Having said that, the more you learn, the tougher it gets to acquire new skills. Although Mr. Ivey can always improve, it’s very unlikely he’s going to learn anything new by reading Doyle Brunson’s Super System. When you get to a stage in your poker journey where some things just seem obvious, it becomes necessary to think outside of the box.

Looking beyond the standard canon of poker literature and into other arenas for inspiration is something that all aspiring players should do. In fact, even if you’ve yet to master the basics, there is still value in looking at other disciplines for ways to increase your EV.

Casino Games Can Help Your Poker Game

A natural area of investigation for poker players should be the casino world. Games such as blackjack, baccarat and roulette share a number of traits with poker and we can cherry pick some of them to help augment our arsenal.

To illustrate our point and give you some ways to become a better poker player, here are three tips from the blackjack world. If you head into the virtual arena and play live blackjack online, it’s almost as though you’re playing heads-up poker with a real person.

Because games such as blackjack use web streams to bring the action to life, there’s a level of interaction that’s similar to the one you’d find at the poker table. With this in mind, here’s some blackjack skills you can practice at the blackjack tables and then take into the poker world.

Betting is a Business

One of the best pieces of blackjack writing is Lawrence Revere’s Playing Blackjack as a Business. Written back in 1969, this book changed the way people thought of blackjack. Instead of seeing it as a way to gamble, Revere’s work showed how a player can use skill, logic and discipline.

The same is also true of poker. Just like a blackjack player, poker grinders need to look at their long-term EV and understand that your overall win rate is the thing that matters. Yes, you can hit a big score in a tournament, but you need to look at your whole body of results to see your true win rate. If you can do this, you’ll start to pay more attention to every bet you make as you’ll appreciate that everything has an impact on your overall profits.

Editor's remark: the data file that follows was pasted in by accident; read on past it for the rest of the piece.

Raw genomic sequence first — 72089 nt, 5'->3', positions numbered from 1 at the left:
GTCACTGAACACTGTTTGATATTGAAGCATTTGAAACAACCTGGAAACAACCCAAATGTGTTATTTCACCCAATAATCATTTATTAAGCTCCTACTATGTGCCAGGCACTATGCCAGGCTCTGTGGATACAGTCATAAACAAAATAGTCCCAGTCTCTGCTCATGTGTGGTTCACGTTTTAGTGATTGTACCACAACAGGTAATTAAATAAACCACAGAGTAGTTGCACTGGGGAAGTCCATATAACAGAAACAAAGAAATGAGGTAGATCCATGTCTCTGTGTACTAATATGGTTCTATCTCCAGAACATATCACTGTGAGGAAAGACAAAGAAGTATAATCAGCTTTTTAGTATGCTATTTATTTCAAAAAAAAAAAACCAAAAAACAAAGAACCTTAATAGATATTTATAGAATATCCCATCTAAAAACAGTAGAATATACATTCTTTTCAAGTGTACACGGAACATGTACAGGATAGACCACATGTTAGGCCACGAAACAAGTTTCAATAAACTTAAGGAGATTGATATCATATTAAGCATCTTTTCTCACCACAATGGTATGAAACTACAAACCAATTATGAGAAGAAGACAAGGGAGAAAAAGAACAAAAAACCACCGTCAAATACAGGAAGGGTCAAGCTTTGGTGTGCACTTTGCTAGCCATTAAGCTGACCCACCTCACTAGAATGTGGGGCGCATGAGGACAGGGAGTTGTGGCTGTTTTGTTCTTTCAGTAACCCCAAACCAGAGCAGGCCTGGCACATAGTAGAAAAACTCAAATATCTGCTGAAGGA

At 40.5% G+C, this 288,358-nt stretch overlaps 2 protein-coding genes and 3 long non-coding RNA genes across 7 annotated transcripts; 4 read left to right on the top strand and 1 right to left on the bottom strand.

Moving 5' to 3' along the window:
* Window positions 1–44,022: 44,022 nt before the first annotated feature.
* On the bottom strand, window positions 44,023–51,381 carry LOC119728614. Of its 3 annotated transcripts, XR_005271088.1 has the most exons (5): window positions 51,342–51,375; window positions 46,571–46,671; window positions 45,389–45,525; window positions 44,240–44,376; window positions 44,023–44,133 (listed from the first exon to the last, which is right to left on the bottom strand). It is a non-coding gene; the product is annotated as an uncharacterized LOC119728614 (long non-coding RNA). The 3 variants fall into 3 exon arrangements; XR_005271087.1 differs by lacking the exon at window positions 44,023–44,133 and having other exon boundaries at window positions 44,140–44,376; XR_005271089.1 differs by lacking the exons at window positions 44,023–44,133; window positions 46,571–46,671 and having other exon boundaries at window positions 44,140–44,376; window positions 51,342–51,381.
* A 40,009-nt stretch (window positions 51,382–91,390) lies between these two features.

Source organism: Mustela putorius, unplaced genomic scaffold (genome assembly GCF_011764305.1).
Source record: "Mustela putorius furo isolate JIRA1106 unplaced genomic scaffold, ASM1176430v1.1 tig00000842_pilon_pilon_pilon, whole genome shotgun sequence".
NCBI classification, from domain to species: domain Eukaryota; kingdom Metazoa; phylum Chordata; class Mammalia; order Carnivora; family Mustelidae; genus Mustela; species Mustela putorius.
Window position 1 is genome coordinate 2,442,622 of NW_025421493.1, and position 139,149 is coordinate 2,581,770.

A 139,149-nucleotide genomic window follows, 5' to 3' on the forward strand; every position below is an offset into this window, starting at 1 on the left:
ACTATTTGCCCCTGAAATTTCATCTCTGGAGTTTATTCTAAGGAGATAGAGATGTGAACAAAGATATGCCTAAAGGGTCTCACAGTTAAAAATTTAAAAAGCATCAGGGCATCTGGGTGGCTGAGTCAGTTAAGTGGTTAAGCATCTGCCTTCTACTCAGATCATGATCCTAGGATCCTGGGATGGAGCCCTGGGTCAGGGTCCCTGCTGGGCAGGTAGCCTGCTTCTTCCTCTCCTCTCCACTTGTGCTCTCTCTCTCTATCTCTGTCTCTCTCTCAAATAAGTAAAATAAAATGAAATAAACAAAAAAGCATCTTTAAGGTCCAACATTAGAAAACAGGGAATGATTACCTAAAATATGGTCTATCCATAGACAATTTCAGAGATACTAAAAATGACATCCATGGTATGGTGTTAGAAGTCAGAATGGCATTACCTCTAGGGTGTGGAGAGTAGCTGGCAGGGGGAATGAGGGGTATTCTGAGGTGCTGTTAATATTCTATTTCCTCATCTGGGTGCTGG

Look at Your Opponents

The final blackjack skill many top players will use is checking the dealer’s up card before they make a move. Instead of basing their moves on the value of their own cards, top players will check to see if the dealer is weak (showing a 4, 5 or 6) or strong (showing an 8, 9, 10 or ace).

Based on the value of the dealer’s exposed card, players will make certain moves (i.e. stand on totals such as 14 when the dealer is weak because they will bust more often). Applying this concept to poker, it becomes clear that you should always look at those around you before you make a move. If you can pick up on strength or weakness, it can turn a fold into a bet and a bet into a fold.

While it might not seem like playing blackjack will help improve your poker skills, it actually is and we think you should take our advice, ante-up in a casino environment for a little while and see what else you can learn before you next place a poker bet.

A Tale of Two Casinos

January 4th, 2016

It was the best of times, it was the worst of times. It was the age of parents, it was the age of children, it was the epoch of commitment, it was the epoch of independence, it was the festival of Lights, it was the season of Christmas, it was the spring of…ok, enough of that. It was poker. That’s what it was.

Any long-time reader will likely know about the annual AC on XMas tradition at the HighOnPoker household. Fifteen years ago, wifey Kim and I, a newly minted couple, decided to spend Christmas in Atlantic City, rather than doing the usual Jewish Christmas routine of Chinese food and movies.  A couple of years later, my good buddy Dave Roose joined, and a year or so after that, we had a regular ole tradition: Me, wifey Kim, my parents, Roose, his wife (at the time, his girlfriend), his parents (who grew up with my parents), Robbie Hole and whoever else cared to join. And then, KidOnPoker was born. Oh boy!

This year, wifey Kim floated the idea of staying home with the Kiddo while I went to AC. I loved that idea (private poker time!), but she eventually felt the call of tradition. As a result, our trip was a bit different this year. Instead of two nights (or more), we did an overnight trip. When wifey Kim went to put Kiddo to bed, I ditched my family and hit the poker room. It was probably 9-ish, and at about 11:30pm, Dave Roose and Robbie Hole, who had thus far been at the casino for 48 hours or so but still hadn’t played poker, stopped by to grab me to head upstairs for a debriefing of our night’s activities. Those two degenerates had stuck exclusively to table games. I had played some table games earlier with wifey Kim while my mom watched the Kiddo, but otherwise kept to my new self-imposed ban on any non-poker games. For the life of me, I do not know why Dave and Robbie did not follow suit. They had more time and freedom than me on this trip (Roose’s wife DID stay home with his kid and Robbie’s girlfriend decided to take a year off). But we all get our rocks off in different ways, so whatever makes them happy…